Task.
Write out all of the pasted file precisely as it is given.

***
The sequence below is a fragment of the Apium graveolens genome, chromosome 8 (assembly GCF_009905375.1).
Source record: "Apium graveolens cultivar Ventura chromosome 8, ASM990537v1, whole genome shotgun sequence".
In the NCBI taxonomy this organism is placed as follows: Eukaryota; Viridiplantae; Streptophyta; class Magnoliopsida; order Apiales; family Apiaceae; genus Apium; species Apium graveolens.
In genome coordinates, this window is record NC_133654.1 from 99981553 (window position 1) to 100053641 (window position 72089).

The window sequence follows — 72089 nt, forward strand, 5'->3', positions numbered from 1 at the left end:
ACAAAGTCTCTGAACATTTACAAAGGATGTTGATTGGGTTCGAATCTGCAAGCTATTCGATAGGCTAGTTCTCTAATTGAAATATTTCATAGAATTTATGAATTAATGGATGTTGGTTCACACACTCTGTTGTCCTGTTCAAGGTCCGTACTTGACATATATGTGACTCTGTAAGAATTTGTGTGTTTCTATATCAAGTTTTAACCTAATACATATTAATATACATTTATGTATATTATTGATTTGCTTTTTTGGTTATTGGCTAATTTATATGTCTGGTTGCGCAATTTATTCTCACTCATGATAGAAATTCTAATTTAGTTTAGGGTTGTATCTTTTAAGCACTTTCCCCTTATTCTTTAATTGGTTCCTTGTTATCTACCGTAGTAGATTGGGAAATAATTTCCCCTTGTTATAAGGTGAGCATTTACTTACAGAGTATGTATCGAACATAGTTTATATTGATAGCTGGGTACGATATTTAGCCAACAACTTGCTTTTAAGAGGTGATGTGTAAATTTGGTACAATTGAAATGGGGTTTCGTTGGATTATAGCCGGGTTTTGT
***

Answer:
The sequence below is a fragment of the Apium graveolens genome, chromosome 8 (assembly GCF_009905375.1).
Source record: "Apium graveolens cultivar Ventura chromosome 8, ASM990537v1, whole genome shotgun sequence".
In the NCBI taxonomy this organism is placed as follows: Eukaryota; Viridiplantae; Streptophyta; class Magnoliopsida; order Apiales; family Apiaceae; genus Apium; species Apium graveolens.
In genome coordinates, this window is record NC_133654.1 from 99981553 (window position 1) to 100053641 (window position 72089).

The window sequence follows — 72089 nt, forward strand, 5'->3', positions numbered from 1 at the left end:
ACAAAGTCTCTGAACATTTACAAAGGATGTTGATTGGGTTCGAATCTGCAAGCTATTCGATAGGCTAGTTCTCTAATTGAAATATTTCATAGAATTTATGAATTAATGGATGTTGGTTCACACACTCTGTTGTCCTGTTCAAGGTCCGTACTTGACATATATGTGACTCTGTAAGAATTTGTGTGTTTCTATATCAAGTTTTAACCTAATACATATTAATATACATTTATGTATATTATTGATTTGCTTTTTTGGTTATTGGCTAATTTATATGTCTGGTTGCGCAATTTATTCTCACTCATGATAGAAATTCTAATTTAGTTTAGGGTTGTATCTTTTAAGCACTTTCCCCTTATTCTTTAATTGGTTCCTTGTTATCTACCGTAGTAGATTGGGAAATAATTTCCCCTTGTTATAAGGTGAGCATTTACTTACAGAGTATGTATCGAACATAGTTTATATTGATAGCTGGGTACGATATTTAGCCAACAACTTGCTTTTAAGAGGTGATGTGTAAATTTGGTACAATTGAAATGGGGTTTCGTTGGATTATAGCCGGGTTTTGT